Introduction to ITINs
An ITIN is an Individual Taxpayer Identification Number. It is similar in format to a US Social Security Number (SSN), but usually starts with a 9 and is specifically meant for an individual who is not eligible for a SSN. ITINs are most beneficial when filing a US tax return or opening a US bank account. They do not allow for any Social Security type financial benefits from the US government, they will not change your immigration status and they do not grant you the right to work in the US.
Can I apply for an ITIN?
Do ITINs expire?
How do I apply?
Option 1 In Person with the IRS:
If you are physically in the US, you can apply in-person at a designated IRS Taxpayer Assistance Centers (TACs). You would make an appointment in advance and meet with an IRS agent. You are required to provide proof of foreign status and identity, most commonly by providing your original passport. The IRS would verify that the documents are valid and return them to you during the meeting. The IRS agent would then take your ITIN application and supporting documents and submit them for processing. Overall, this is a fairly simple and cost-efficient option as long as you are planning on spending a few days in the US.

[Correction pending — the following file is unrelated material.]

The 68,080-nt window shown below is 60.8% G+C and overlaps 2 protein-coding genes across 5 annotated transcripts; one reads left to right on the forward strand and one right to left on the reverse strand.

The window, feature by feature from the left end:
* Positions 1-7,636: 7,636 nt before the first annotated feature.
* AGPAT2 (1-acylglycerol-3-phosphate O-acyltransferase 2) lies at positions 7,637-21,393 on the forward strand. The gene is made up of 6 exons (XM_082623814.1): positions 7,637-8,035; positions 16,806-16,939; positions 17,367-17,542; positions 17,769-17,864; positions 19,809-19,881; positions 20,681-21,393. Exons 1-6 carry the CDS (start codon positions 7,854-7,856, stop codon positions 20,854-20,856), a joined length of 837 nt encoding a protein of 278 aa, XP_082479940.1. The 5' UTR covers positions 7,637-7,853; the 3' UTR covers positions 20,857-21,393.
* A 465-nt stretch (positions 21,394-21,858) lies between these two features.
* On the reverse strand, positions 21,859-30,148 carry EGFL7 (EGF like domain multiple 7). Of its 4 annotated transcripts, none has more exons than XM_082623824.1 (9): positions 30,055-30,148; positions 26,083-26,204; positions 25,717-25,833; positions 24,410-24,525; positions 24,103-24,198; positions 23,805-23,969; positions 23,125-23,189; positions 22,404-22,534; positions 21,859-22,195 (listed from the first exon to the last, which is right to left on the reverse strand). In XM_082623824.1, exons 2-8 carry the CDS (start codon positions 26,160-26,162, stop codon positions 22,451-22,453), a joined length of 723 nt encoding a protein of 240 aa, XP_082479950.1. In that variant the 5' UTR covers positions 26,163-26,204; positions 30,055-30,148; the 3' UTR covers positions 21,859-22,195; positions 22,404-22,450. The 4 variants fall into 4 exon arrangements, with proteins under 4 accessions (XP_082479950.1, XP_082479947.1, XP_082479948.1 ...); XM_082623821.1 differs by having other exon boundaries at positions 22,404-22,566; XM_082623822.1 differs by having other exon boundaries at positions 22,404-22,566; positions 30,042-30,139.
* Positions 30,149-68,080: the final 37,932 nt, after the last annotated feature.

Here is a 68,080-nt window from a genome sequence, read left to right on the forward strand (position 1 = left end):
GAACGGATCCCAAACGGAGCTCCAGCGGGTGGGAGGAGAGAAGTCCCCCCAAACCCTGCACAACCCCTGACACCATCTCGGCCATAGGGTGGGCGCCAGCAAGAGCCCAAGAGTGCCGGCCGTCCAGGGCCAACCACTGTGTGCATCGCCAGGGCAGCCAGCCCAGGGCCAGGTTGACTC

Option 2 with a Certified Acceptance Agent (CAA):
A CAA is someone that has been certified by the IRS to act as an agent for ITIN applications. The CAA is also required to review your physical original passport or birth certificate and they will immediately return those documents to you at the end of the interview. A CAA is able to interview you either in person or via a video chat. CAA’s are located throughout the world which can also provide much needed flexibility. CAAs do typically charge a fee for this service so it is likely the most expensive option, but well worth the extra cost for the time savings and ease of use.
Option 3 via mailing Certified Copies:
You can include Certified Copies of your Passport and mail your ITIN application directly to the IRS. The Certified Copies must be provided by either your Passport issuing authority or by the US Embassy or Consulate located in your home country. The IRS will not accept notarized copies, so be sure that the right agency is providing the Certified Copy. If this is the option that you choose, then I always recommend that you request 2 or more Copies, just in case the first application is not processed correctly. Depending on your home country and the ease of dealing with the Passport issuing authority, this can be a great mid-cost alternative.
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